CANTERBURY TALES--THE MONK AND HIS TALE
[Cross-references included at the bottom of the page]
625. BEICHNER, PAUL E. "Daun Piers, Monk and Business Administrator." Speculum 34 (1959):611-19. Reprinted in Chaucer Criticism, Volume I: "The Canterbury Tales," ed. by Richard J. Schoeck and Jerome Taylor (Notre Dame, Ind.: University of Notre Dame Press, 1969), pp. 52-62.
Assesses Chaucer's portrait of the Monk as a depiction of a "monastic official not a cloisterer on a holiday." The portrait better represents human nature than satire, since the Monk's high office and his social responsibilities account for his apparent deviations from monastic ideals.
626. BERNDT, DAVID E. "Monastic Acedia and Chaucer's Characterization of Daun Piers." Studies in Philology 68 (1971):435-50.
Reconciles the apparent conflict between the Monk's worldly sketch in General Prologue with his ascetic tale by reading them both as manifestations of an acedious personality. Details of the Monk's actions and physiognomy match discussions of acedia in Cassian, Gregory, and Pernaldus, suggesting that Chaucer consciously represented "this complex psychological phenomenon."
627. DELASANTA, RODNEY K. "'Namoore of this': Chaucer's Priest and Monk." Tennessee Studies in Literature 13 (1968):117-32.
Contrasts Chaucer's Monk and Nun's Priest, demonstrating how their tales are theologically opposed. The Monk's dreary view of Fortune is undercut by the Nun's Priest's orthodox and lively assertion of Providence, making of the Monk a "theological lummox."
628. FRY, DONALD K. "The Ending of the Monk's Tale." JEGP: Journal of English and Germanic Philology 71 (1972): 355-68.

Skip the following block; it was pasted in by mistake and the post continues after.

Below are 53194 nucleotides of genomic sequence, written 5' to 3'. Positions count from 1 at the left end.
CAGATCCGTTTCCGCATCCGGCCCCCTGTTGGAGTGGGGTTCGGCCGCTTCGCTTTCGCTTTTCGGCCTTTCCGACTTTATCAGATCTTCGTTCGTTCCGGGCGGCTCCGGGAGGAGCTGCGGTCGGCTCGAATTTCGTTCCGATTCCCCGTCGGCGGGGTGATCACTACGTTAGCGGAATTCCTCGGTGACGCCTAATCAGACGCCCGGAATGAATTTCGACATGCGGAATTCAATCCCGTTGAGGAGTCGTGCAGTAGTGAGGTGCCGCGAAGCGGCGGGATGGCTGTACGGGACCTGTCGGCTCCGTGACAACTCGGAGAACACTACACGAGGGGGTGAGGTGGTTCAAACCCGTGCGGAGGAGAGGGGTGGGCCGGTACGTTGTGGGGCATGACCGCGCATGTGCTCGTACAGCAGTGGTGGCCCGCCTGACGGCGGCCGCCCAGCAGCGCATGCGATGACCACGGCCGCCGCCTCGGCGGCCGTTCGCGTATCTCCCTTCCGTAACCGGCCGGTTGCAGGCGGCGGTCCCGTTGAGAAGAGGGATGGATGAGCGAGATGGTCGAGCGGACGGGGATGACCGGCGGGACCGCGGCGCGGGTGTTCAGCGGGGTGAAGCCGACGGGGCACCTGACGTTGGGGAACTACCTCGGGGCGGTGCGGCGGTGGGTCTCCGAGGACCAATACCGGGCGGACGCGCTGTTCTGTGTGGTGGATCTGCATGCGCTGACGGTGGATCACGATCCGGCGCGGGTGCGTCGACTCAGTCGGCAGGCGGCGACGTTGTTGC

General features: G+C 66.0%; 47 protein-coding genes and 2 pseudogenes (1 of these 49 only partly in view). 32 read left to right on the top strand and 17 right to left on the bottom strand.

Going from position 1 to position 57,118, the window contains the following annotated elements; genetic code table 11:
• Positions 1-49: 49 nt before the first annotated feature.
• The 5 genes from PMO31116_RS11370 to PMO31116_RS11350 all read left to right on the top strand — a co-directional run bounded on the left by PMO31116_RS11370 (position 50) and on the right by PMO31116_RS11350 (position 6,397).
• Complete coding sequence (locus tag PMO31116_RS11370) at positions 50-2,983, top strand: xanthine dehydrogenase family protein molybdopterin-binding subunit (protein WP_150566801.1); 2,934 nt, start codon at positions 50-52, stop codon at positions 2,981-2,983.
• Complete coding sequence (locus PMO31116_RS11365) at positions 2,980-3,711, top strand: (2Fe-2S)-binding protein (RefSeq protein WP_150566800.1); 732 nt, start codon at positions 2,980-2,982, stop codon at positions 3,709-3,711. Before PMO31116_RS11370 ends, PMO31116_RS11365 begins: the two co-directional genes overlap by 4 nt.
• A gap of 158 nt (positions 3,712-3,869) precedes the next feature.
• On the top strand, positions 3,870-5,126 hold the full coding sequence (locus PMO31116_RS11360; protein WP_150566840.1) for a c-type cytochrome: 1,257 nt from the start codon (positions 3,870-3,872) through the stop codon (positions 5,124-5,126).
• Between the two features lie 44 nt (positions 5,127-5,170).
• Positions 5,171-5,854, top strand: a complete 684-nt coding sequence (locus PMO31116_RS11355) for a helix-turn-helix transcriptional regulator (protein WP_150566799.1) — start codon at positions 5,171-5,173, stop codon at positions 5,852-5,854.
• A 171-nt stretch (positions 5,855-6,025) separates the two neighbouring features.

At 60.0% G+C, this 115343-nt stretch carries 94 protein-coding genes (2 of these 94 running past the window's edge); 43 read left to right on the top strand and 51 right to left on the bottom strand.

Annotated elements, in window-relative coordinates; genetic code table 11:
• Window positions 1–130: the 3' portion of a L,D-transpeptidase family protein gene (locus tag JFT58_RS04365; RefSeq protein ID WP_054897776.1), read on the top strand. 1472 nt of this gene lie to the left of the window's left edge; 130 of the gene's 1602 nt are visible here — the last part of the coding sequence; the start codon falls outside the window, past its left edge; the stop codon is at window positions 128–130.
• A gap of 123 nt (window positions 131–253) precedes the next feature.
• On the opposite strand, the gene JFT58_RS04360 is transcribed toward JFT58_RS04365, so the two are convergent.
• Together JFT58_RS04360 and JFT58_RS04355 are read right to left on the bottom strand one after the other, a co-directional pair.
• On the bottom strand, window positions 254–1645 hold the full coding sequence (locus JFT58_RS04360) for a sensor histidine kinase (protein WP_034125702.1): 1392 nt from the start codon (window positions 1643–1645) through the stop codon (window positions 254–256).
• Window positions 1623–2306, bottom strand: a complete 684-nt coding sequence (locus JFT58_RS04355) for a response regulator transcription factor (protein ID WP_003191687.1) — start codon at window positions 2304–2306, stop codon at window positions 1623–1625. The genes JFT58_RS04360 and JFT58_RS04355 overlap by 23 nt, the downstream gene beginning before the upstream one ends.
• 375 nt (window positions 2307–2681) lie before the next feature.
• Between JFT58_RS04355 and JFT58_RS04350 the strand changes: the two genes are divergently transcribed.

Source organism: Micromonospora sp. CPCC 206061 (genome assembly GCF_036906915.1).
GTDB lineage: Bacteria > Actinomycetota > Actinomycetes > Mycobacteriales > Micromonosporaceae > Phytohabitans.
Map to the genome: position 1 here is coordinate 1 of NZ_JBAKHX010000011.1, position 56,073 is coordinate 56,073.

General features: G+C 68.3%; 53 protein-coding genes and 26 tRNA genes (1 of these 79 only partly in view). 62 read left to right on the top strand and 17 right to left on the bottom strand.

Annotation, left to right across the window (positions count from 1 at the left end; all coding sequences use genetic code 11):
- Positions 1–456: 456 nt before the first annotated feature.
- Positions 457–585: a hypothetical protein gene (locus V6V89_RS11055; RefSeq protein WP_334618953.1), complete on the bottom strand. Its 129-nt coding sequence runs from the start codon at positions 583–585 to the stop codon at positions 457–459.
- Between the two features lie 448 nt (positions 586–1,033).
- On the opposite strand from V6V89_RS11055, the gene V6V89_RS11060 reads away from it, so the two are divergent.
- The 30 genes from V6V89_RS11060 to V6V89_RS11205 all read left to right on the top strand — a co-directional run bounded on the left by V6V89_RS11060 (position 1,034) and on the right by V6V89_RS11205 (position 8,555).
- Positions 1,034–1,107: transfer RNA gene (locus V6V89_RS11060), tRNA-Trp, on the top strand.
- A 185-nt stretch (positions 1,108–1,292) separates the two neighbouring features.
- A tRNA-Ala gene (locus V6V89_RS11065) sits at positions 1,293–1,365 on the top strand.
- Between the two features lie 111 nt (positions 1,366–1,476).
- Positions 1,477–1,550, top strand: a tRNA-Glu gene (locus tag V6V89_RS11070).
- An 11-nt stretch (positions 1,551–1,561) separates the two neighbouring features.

Through manuscript discussion and demonstration of dramatic propriety, substantiates the Ellesmere arrangement of the Monk's tragedies where the contemporary accounts, or so-called "modern instances" are at the end. The Knight interrupts the Monk for philosophical reasons and because Pedro of Cyprus, one of the Monk's topics, was his former commander.
629. LOCK, F.P. "Chaucer's Monk's Use of Lucan, Suetonius, and 'Valerie'." English Language Notes 12 (1975):251-55.
Shows how the Monk's interpretations of his exemplary tragedies characterize him as intellectually weak. He blames fortune for the falls in his narratives, but the sources he cites offer more cogent reasons in several notable cases: Adam, Ugolino, and Julius Caesar.
630. OLSSON, KURT. "Grammar, Manhood, and Tears: The Curiosity of Chaucer's Monk." Modern Philology 76 (1978):1-17.
Analyzes the various aspects of the character of Chaucer's Monk to show how the element of "idle curiosity" appears in his portrait, prologue, and tale. Patristic authority explains how curiosity dominates his roles as grammarian, tragedian, hunter, and "outridere."
631. WHITE, ROBERT B., Jr. "Chaucer's Daun Piers and the Rule of St. Benedict: The Failure of An Ideal." JEGP:Journal of English and Germanic Philology 70 (1971):13-30.
Summarizes the monastic Rule of St. Benedict and demonstrates that, directly or by inference, all of the monastic vows are compromisd in Chaucer's portrait of the Monk, presenting the character as a "satiric consummation of all possible monastic faults."
See also entries 212, 360, 638. For genre: 212, 727, 736; sources and analogues 169, 185, 252.
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